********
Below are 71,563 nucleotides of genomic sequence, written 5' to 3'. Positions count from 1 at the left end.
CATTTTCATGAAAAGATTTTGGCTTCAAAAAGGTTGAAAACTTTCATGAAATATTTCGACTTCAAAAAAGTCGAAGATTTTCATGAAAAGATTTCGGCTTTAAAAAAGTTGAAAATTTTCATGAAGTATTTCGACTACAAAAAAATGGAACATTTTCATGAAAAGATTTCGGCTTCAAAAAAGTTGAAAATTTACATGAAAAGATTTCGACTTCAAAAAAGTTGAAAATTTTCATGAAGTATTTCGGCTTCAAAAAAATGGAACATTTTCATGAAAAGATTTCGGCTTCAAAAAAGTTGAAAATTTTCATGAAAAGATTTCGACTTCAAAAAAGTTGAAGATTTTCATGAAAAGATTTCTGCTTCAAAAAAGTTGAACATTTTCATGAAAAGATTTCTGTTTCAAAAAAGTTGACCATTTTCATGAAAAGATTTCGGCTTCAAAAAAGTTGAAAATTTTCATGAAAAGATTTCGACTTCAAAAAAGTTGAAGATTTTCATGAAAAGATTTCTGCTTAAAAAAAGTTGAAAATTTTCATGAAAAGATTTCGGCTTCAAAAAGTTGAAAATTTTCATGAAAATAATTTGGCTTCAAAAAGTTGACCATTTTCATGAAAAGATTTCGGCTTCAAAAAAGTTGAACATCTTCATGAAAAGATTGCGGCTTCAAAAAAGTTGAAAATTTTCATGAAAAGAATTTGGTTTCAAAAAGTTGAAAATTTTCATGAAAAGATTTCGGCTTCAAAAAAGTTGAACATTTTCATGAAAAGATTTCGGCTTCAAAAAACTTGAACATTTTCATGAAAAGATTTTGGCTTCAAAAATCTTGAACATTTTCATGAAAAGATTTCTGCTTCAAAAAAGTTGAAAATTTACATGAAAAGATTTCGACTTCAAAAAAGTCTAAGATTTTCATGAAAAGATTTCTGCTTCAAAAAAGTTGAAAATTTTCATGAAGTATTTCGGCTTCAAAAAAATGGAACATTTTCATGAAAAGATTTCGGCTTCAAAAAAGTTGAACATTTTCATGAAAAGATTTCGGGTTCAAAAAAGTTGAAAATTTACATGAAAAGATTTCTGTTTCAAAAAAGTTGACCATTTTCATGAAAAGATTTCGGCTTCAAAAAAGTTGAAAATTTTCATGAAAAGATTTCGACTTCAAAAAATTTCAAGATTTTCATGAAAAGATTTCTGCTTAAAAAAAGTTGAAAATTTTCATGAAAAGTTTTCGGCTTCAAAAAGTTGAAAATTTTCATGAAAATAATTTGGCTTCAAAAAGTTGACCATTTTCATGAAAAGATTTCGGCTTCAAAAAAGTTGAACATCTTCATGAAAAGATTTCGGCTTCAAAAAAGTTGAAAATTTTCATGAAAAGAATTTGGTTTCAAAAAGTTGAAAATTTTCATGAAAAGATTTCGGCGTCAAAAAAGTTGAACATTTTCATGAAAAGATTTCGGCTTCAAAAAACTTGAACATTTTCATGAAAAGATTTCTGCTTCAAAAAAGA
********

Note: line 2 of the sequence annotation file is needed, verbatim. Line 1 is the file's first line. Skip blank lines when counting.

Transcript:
CATTTTCATGAAAAGATTTTGGCTTCAAAAAGGTTGAAAACTTTCATGAAATATTTCGACTTCAAAAAAGTCGAAGATTTTCATGAAAAGATTTCGGCTTTAAAAAAGTTGAAAATTTTCATGAAGTATTTCGACTACAAAAAAATGGAACATTTTCATGAAAAGATTTCGGCTTCAAAAAAGTTGAAAATTTACATGAAAAGATTTCGACTTCAAAAAAGTTGAAAATTTTCATGAAGTATTTCGGCTTCAAAAAAATGGAACATTTTCATGAAAAGATTTCGGCTTCAAAAAAGTTGAAAATTTTCATGAAAAGATTTCGACTTCAAAAAAGTTGAAGATTTTCATGAAAAGATTTCTGCTTCAAAAAAGTTGAACATTTTCATGAAAAGATTTCTGTTTCAAAAAAGTTGACCATTTTCATGAAAAGATTTCGGCTTCAAAAAAGTTGAAAATTTTCATGAAAAGATTTCGACTTCAAAAAAGTTGAAGATTTTCATGAAAAGATTTCTGCTTAAAAAAAGTTGAAAATTTTCATGAAAAGATTTCGGCTTCAAAAAGTTGAAAATTTTCATGAAAATAATTTGGCTTCAAAAAGTTGACCATTTTCATGAAAAGATTTCGGCTTCAAAAAAGTTGAACATCTTCATGAAAAGATTGCGGCTTCAAAAAAGTTGAAAATTTTCATGAAAAGAATTTGGTTTCAAAAAGTTGAAAATTTTCATGAAAAGATTTCGGCTTCAAAAAAGTTGAACATTTTCATGAAAAGATTTCGGCTTCAAAAAACTTGAACATTTTCATGAAAAGATTTTGGCTTCAAAAATCTTGAACATTTTCATGAAAAGATTTCTGCTTCAAAAAAGTTGAAAATTTACATGAAAAGATTTCGACTTCAAAAAAGTCTAAGATTTTCATGAAAAGATTTCTGCTTCAAAAAAGTTGAAAATTTTCATGAAGTATTTCGGCTTCAAAAAAATGGAACATTTTCATGAAAAGATTTCGGCTTCAAAAAAGTTGAACATTTTCATGAAAAGATTTCGGGTTCAAAAAAGTTGAAAATTTACATGAAAAGATTTCTGTTTCAAAAAAGTTGACCATTTTCATGAAAAGATTTCGGCTTCAAAAAAGTTGAAAATTTTCATGAAAAGATTTCGACTTCAAAAAATTTCAAGATTTTCATGAAAAGATTTCTGCTTAAAAAAAGTTGAAAATTTTCATGAAAAGTTTTCGGCTTCAAAAAGTTGAAAATTTTCATGAAAATAATTTGGCTTCAAAAAGTTGACCATTTTCATGAAAAGATTTCGGCTTCAAAAAAGTTGAACATCTTCATGAAAAGATTTCGGCTTCAAAAAAGTTGAAAATTTTCATGAAAAGAATTTGGTTTCAAAAAGTTGAAAATTTTCATGAAAAGATTTCGGCGTCAAAAAAGTTGAACATTTTCATGAAAAGATTTCGGCTTCAAAAAACTTGAACATTTTCATGAAAAGATTTCTGCTTCAAAAAAGA